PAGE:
Henriksdal wastewater treatment plantview supplier
About Henriksdal wastewater treatment plant
*Trademark of Veolia; may be registered in one or more countries
Building the world’s largest MBR-upgrading Stockholm’s wastewater treatment
Stockholm Vatten (SV), the City of Stockholm’s water company, operates two large wastewater treatment plants (WWTP), the Bromma WWTP (320,000 population equivalents) and the Henriksdal WWTP (780,000 population equivalents). The latest upgrade to the wastewater treatment facilities was done in the 1990s when the city was mandated to produce a combined effluent meeting 10 milligrams of Total Nitrogen, 0.3 milligrams of Total Phosphorous and 8 milligrams of BOD7 per liter of effluent produced.
Looking ahead, Sweden has committed to the Baltic Sea Action Plan (BSAP) and EU Water Directive, calling for more stringent discharge requirements into local receiving water bodies.
The existing Henriksdal facility is built into a mountain with residential buildings built on top. The entire upgrade of the facility will need to be done in the existing footprint, and any additional tank volume will need to be blasted from what is available in the rock structure. The upgraded Henriksdal facility is designed to treat anticipated 2040 wastewater flows and effluent requirements.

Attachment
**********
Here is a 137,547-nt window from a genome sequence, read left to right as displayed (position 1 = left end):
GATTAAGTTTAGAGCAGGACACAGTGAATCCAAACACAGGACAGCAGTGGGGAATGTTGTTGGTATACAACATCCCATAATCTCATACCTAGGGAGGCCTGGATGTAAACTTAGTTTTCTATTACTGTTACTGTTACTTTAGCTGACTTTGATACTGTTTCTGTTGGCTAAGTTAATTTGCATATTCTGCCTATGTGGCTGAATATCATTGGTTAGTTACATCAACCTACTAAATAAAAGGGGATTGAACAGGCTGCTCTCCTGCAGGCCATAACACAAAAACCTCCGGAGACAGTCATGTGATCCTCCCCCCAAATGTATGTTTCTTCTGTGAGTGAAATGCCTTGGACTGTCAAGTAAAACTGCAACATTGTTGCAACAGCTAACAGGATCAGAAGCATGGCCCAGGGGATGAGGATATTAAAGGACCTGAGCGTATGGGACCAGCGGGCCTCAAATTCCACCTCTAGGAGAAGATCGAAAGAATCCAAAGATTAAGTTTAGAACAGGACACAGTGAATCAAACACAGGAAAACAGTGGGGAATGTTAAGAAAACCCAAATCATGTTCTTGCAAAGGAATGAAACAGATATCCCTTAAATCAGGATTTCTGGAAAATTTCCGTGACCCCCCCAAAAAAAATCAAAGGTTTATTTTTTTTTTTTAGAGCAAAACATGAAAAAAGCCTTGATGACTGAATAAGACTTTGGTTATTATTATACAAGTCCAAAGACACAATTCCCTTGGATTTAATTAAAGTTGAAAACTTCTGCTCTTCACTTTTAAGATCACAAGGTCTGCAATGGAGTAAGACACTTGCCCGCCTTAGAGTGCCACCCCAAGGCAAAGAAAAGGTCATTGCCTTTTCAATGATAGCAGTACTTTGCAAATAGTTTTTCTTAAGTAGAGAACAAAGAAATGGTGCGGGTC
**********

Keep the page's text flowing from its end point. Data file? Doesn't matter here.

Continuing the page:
The plant is split into seven hydraulically separated biological trains. The biological upgrade involves phosphorous removal through pre-precipitation with provision for postprecipitation
in the membrane tanks, and nitrogen removal through pre-denitrification followed by post-denitrification using supplemental carbon. The fourteen existing secondary clarifiers are retrofitted to house Veolia’s LEAPmbr* technology to provide membrane filtration.
The Henriksdal WWTP upgrade project has been ongoing in different design phases since 2013. SV tendered the pre-purchase of the MBR system with the intention of collaborating with the membrane vendor on the design ahead of bidding the construction of the project; Veolia was selected in February 2015. The commissioning of the membrane system was completed in four phases from 2017 to 2022.
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This page was last updated on 07 February 2023
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